Looking To History To Combat Wildfires

The view along the South Platte River in the Pike National Forest, in 1903 and 2012. When wildfires burn in dense forests today they are often hotter and can destroy more trees. CREDIT: DENVER WATER DEPARTMENT ARCHIVES AND PAULA FORNWALT
The view along the South Platte River in the Pike National Forest, in 1903 and 2012. When wildfires burn in dense forests today they are often hotter and can destroy more trees. CREDIT: DENVER WATER DEPARTMENT ARCHIVES AND PAULA FORNWALT

BY GRACE HOOD, Colorado Public Radio News

As at least half a dozen fires in Colorado force hundreds to evacuate, and have closed a national forest, some residents say they’re shocked at how quickly the fire has spread. The speed of wildfires is actually something Colorado ecologists have been studying, and they say history may provide clues on how to slow it down.

A key focus is the blanket of post-card perfect evergreen forests the state is known for, but whose lower elevations have become far more crowded than they were a century ago.

“The first thing I see is we’re missing the meadows. Where are the meadows?” asks Tony Cheng, director of the Colorado Forest Restoration Institute at Colorado State University.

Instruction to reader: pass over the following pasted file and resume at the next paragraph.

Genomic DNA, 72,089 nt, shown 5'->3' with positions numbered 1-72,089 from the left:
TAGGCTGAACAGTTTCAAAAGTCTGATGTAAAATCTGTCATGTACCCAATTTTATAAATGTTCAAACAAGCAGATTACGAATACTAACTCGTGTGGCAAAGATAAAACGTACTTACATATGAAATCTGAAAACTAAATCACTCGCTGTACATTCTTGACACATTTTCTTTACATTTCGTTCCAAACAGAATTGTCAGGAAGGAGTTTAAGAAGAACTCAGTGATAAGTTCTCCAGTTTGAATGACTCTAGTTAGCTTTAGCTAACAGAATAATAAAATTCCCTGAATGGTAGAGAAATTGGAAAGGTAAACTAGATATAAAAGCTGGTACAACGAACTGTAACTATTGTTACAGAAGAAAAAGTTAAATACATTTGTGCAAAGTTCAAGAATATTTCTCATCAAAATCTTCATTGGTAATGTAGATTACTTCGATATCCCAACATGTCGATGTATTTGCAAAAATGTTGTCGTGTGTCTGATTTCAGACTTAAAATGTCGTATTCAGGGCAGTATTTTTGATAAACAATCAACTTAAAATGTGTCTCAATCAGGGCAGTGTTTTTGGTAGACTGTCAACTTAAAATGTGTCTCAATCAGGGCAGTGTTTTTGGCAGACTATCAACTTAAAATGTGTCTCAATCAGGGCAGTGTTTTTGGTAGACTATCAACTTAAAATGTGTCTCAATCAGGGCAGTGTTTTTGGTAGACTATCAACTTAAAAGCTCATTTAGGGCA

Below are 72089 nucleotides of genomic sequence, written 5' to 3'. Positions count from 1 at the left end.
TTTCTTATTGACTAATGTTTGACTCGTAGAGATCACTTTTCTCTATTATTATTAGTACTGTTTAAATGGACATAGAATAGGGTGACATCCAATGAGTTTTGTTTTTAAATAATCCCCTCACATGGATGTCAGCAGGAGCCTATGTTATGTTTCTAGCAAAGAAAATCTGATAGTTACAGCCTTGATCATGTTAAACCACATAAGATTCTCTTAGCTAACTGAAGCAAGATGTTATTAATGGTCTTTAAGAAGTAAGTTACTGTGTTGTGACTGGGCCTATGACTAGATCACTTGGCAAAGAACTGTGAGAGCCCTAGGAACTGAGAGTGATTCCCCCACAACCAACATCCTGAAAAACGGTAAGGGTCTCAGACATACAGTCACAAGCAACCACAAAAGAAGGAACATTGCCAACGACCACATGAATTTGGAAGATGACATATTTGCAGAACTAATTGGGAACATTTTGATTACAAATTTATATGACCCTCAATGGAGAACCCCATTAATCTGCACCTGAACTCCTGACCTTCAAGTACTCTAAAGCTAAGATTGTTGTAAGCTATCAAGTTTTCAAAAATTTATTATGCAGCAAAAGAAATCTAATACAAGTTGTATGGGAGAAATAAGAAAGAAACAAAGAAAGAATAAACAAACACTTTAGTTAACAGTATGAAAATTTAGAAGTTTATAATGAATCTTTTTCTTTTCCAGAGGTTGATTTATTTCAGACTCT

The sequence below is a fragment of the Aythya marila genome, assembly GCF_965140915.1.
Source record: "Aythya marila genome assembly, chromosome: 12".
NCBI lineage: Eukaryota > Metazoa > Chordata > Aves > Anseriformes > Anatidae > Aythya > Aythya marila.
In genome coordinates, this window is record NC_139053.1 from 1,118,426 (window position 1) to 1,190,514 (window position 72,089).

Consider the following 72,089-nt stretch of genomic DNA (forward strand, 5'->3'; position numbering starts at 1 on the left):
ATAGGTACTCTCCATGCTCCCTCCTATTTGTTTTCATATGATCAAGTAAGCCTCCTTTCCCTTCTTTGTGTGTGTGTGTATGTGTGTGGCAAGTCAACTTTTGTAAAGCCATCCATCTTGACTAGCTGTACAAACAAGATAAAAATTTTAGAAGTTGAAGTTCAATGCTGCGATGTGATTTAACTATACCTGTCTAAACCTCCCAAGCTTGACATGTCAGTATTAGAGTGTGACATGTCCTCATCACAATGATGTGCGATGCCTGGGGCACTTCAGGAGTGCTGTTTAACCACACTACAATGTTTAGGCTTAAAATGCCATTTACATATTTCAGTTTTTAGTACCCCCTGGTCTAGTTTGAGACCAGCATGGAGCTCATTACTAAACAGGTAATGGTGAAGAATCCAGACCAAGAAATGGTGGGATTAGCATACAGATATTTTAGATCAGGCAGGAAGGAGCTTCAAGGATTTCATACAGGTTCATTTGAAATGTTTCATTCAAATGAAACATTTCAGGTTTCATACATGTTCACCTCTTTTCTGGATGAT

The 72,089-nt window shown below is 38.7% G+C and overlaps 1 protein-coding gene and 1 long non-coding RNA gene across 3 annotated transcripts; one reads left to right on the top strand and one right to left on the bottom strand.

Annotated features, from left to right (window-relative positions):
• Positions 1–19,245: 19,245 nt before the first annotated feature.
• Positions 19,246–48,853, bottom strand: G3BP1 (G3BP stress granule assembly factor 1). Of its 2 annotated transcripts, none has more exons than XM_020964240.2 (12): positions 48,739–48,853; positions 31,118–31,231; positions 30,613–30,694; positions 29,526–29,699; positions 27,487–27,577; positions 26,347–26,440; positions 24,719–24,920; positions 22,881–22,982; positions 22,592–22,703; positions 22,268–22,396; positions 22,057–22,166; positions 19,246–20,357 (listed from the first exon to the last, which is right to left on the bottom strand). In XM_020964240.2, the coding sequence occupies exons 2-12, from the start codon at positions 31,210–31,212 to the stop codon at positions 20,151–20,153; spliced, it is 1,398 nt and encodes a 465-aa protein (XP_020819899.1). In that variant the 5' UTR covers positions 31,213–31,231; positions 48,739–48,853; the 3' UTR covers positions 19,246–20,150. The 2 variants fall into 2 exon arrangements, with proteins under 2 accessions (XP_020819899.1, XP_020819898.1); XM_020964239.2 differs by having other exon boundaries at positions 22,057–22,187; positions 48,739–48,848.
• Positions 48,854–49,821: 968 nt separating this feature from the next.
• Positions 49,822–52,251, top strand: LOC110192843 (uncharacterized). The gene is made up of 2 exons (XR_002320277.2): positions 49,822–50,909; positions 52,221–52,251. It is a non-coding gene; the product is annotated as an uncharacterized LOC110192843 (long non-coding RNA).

Cheng, along with Peter Brown of the Rocky Mountain Tree-Ring Researchorganization, researched the history of forests at Hall Ranch, a 4,000 acre recreation area in Boulder County. On one plot he shows me, a carpet of pointy green trees crowds out the light. Brown says there are “ten times as many trees in these stands as there were historically.”

Euro-American settlement in the 1860’s dramatically changed Colorado’s forests. Before then, large open meadows separated small stands of ponderosa pines. Low intensity wildfires would have moved through those stands regularly.

Today, generations of livestock grazing and mining have reshaped forests, as has the creation of an agency devoted to curbing wildfires.

In Colorado, some forests haven’t seen fire in more than a century. They are more dense, and thick with undergrowth. That means when fires do happen, there’s more fuel for them to burn hotter, and they can spread faster from treetop to treetop.

This is part of an 85-acre area of Hall Ranch that's been thinned and restored to be more like Colorado forests a century ago. CREDIT: GRACE HOOD

This is part of an 85-acre area of Hall Ranch that’s been thinned and restored to be more like Colorado forests a century ago. CREDIT: GRACE HOOD

Now, Cheng and Brown’s research, published in April in Forest Ecology and Management, offers specific guidelines to help restore and manage Colorado’s forests in a way they say is more friendly to wildfire. Similar research has been done in Oregon and New Mexico.

“We’re not trying to exclude fire,” Cheng says. “We’re actually trying to set the landscape up to receive fire.”

The idea may be counterintuitive, but regular, small fires can help prevent larger ones that are hotter and more destructive.